Last March I interviewed internationally recognized energy expert David Hughes at his home on Cortes Island. Publication of this story was delayed, in part, because of a six minute segment in which he discussed some of the issues raised in his newly published report Will the Trans Mountain Pipeline and Tidewater Access Boost Prices and Save Canada’s Oil Industry?However we touched upon a wide range of subjects, including Tight Oil, Canada’s Pipeline Capacity & the Trans Mountain Pipeline’s feasibility.
Alberta’s oil industry won a symbolic victory. President Trump calls his approval of the Keystone XL pipeline “a great day for jobs and energy independence” in the United States. Canada’s National Energy Board (NEB) admits the industry is not using its’ current pipeline capacity1 and adding more pipelines is “not consistent with the Paris Accord’s commitment to keep (Global) warming to two degrees Celsius, or its aspirational goal of limiting it to 1.5 degrees Celsius.”2 Approving the Keystone XL Pipeline is about our future on a planet where the scale and pace of extreme weather events is increasing.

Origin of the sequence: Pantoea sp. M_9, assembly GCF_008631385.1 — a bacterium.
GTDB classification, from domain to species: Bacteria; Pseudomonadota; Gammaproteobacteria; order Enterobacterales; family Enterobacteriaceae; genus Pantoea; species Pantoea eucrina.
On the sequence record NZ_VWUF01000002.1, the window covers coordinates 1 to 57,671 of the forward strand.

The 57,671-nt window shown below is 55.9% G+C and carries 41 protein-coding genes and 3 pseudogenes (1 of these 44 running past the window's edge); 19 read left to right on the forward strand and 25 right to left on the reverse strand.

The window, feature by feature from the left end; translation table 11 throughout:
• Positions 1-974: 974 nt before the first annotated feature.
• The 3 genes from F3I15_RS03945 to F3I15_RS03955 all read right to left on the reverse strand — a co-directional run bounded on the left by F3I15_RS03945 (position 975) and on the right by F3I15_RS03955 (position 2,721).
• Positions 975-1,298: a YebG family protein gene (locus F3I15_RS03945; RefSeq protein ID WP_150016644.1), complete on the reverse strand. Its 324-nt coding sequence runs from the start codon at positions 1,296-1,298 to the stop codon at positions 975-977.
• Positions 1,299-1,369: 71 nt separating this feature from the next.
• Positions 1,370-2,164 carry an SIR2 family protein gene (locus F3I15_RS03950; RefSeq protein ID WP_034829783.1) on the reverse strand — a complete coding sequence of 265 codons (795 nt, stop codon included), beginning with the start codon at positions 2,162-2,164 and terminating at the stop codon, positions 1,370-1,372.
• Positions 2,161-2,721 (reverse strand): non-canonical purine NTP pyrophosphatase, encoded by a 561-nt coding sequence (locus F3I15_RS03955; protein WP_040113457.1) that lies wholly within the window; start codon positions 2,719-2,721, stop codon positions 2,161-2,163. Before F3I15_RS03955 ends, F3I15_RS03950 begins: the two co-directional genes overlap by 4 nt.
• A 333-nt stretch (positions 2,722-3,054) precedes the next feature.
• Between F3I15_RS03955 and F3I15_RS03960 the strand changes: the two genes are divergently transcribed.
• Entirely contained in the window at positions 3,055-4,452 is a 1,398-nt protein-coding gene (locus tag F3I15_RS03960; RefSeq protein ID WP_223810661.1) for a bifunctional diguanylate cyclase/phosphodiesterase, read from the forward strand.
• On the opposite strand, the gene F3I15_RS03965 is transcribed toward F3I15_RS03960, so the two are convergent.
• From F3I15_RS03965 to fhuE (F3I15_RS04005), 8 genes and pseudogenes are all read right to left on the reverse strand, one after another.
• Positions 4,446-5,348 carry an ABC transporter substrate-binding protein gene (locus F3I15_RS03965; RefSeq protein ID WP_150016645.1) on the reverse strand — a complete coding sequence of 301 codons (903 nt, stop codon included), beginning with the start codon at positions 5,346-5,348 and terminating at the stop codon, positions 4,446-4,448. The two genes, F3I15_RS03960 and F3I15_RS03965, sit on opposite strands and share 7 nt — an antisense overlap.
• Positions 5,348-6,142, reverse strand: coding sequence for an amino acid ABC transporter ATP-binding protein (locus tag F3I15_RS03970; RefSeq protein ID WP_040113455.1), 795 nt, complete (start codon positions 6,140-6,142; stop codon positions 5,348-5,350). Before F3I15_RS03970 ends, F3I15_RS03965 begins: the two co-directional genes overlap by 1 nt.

“Canadian crude oil export pipelines are utilized at 85 to 90 per cent of their capacity … based on respective historical utilization rates.” – Canada’s Energy Future 2016, National Energy Board, p 92 ↩